|By||DAVID BRYSON (Glossop Derbyshire England) |
Julie Kogon is apparently a debut novel, although Ruff is already a published historian. It does not read like any debutant's effort, and the author is the master of his craft from the start. The flashbacks in time are handled easily and naturally, and he has the confidence to feature dialogues with the deceased, including one right at the start, which is not a simple trick to take. The identity of Julie, long withheld from us, is a very clever surprise. Incidental episodes, such as meals or card-games, are skilfully inserted too, fitting into the narrative in a natural way without bringing it to a halt. The pacing is good, the dialogue is often very good indeed, and the characterisation is coherent and convincing.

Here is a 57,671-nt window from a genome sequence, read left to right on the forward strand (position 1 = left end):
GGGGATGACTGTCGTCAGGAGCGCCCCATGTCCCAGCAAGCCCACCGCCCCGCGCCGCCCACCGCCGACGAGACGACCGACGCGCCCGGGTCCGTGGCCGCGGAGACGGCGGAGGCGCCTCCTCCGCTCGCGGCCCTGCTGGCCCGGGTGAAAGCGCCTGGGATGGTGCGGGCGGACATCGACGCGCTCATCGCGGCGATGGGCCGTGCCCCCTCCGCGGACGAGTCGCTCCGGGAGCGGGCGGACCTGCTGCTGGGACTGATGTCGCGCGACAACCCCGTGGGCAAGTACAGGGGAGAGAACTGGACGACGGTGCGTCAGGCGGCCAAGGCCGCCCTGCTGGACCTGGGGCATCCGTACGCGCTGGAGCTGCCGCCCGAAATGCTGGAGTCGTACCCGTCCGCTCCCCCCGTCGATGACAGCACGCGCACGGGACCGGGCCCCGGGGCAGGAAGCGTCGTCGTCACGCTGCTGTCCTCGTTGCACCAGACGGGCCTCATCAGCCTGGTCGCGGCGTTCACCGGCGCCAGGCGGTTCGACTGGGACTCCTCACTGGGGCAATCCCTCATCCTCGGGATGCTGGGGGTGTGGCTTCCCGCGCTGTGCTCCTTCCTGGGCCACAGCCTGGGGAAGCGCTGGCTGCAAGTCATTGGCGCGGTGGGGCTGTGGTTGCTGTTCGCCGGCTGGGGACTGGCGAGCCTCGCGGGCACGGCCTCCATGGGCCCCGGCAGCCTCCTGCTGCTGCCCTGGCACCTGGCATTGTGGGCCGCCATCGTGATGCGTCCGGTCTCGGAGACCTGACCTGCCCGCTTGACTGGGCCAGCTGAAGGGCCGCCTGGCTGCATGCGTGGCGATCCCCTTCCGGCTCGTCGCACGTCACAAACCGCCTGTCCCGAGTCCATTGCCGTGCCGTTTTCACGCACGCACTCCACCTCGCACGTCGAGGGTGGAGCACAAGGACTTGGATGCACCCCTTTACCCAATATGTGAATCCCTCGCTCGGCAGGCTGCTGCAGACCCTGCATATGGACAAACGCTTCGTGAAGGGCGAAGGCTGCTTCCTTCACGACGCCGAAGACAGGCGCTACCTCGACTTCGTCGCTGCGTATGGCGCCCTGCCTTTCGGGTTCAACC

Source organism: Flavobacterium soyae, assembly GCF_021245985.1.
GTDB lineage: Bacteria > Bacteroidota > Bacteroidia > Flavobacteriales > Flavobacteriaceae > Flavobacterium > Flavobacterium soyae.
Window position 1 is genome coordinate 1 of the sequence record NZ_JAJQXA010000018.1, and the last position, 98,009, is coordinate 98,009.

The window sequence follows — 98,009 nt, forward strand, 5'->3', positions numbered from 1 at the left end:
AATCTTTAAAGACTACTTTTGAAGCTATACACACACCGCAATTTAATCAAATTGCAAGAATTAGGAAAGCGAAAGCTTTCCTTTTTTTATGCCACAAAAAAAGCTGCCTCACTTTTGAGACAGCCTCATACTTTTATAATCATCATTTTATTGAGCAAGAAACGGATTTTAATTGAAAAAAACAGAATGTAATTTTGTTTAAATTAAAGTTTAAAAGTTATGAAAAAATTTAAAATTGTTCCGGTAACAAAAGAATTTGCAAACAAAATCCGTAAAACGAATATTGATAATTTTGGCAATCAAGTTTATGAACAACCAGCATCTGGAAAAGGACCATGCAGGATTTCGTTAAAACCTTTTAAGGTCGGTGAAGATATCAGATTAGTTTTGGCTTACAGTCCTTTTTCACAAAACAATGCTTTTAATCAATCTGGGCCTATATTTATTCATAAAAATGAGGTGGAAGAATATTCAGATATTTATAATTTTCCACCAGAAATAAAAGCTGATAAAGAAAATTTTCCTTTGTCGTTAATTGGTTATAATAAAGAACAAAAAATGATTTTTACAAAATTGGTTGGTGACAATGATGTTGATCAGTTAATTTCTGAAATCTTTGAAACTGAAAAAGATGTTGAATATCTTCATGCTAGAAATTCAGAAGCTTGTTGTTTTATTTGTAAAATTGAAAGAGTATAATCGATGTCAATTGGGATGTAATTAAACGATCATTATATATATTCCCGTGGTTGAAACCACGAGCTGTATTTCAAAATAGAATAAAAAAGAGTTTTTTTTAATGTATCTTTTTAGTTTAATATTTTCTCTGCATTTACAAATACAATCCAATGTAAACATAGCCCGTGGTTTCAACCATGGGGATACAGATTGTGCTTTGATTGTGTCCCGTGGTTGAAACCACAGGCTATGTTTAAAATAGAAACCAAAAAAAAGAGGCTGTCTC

Offhand I am not recalling any of the cast not being Jewish, but if there is any political or ethnic message to this story I think Ruff leaves it to us to form our own interpretation. This is a story, and it is a very involving and readable story. I sense the historian in the precise handling of details, but by `historian' I do not mean `chronicler'. It's true to life certainly, but it's fiction already. The writing is high-quality as well, fluent in the narrative and with an acute ear for idiom in the dialogue.
I was genuinely impressed, and just as genuinely entertained. Julie Kogon may be a hard act to follow, but if Allen Ruff is planning a future career as a novelist I for one am going to be looking out for what he offers us next.